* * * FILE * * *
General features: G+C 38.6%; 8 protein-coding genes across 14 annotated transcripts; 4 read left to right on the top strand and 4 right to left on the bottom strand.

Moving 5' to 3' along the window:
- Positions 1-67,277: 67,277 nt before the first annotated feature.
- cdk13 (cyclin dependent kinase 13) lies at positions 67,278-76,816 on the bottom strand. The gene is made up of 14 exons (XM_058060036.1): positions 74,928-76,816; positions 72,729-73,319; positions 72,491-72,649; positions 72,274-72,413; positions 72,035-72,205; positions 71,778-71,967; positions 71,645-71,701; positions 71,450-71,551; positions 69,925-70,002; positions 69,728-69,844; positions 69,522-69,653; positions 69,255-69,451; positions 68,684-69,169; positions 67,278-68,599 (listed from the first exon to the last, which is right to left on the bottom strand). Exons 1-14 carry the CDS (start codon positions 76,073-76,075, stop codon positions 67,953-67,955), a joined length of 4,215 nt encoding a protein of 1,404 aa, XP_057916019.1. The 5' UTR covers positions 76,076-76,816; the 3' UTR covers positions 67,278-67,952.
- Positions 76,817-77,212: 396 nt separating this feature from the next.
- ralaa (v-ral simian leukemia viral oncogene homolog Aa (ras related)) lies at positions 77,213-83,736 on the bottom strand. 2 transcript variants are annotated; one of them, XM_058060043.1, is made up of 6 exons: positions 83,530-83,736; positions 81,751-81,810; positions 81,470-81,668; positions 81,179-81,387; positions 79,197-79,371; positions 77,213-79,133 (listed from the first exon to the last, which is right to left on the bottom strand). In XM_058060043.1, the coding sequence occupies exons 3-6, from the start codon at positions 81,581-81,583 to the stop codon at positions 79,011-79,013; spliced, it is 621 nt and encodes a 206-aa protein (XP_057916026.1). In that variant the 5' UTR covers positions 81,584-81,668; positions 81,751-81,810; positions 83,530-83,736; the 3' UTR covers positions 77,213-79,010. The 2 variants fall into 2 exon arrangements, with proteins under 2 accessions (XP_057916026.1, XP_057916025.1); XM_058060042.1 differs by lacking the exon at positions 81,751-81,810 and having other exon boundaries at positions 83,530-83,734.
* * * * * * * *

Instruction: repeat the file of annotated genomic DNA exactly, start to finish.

General features: G+C 38.6%; 8 protein-coding genes across 14 annotated transcripts; 4 read left to right on the top strand and 4 right to left on the bottom strand.

Moving 5' to 3' along the window:
- Positions 1-67,277: 67,277 nt before the first annotated feature.
- cdk13 (cyclin dependent kinase 13) lies at positions 67,278-76,816 on the bottom strand. The gene is made up of 14 exons (XM_058060036.1): positions 74,928-76,816; positions 72,729-73,319; positions 72,491-72,649; positions 72,274-72,413; positions 72,035-72,205; positions 71,778-71,967; positions 71,645-71,701; positions 71,450-71,551; positions 69,925-70,002; positions 69,728-69,844; positions 69,522-69,653; positions 69,255-69,451; positions 68,684-69,169; positions 67,278-68,599 (listed from the first exon to the last, which is right to left on the bottom strand). Exons 1-14 carry the CDS (start codon positions 76,073-76,075, stop codon positions 67,953-67,955), a joined length of 4,215 nt encoding a protein of 1,404 aa, XP_057916019.1. The 5' UTR covers positions 76,076-76,816; the 3' UTR covers positions 67,278-67,952.
- Positions 76,817-77,212: 396 nt separating this feature from the next.
- ralaa (v-ral simian leukemia viral oncogene homolog Aa (ras related)) lies at positions 77,213-83,736 on the bottom strand. 2 transcript variants are annotated; one of them, XM_058060043.1, is made up of 6 exons: positions 83,530-83,736; positions 81,751-81,810; positions 81,470-81,668; positions 81,179-81,387; positions 79,197-79,371; positions 77,213-79,133 (listed from the first exon to the last, which is right to left on the bottom strand). In XM_058060043.1, the coding sequence occupies exons 3-6, from the start codon at positions 81,581-81,583 to the stop codon at positions 79,011-79,013; spliced, it is 621 nt and encodes a 206-aa protein (XP_057916026.1). In that variant the 5' UTR covers positions 81,584-81,668; positions 81,751-81,810; positions 83,530-83,736; the 3' UTR covers positions 77,213-79,010. The 2 variants fall into 2 exon arrangements, with proteins under 2 accessions (XP_057916026.1, XP_057916025.1); XM_058060042.1 differs by lacking the exon at positions 81,751-81,810 and having other exon boundaries at positions 83,530-83,734.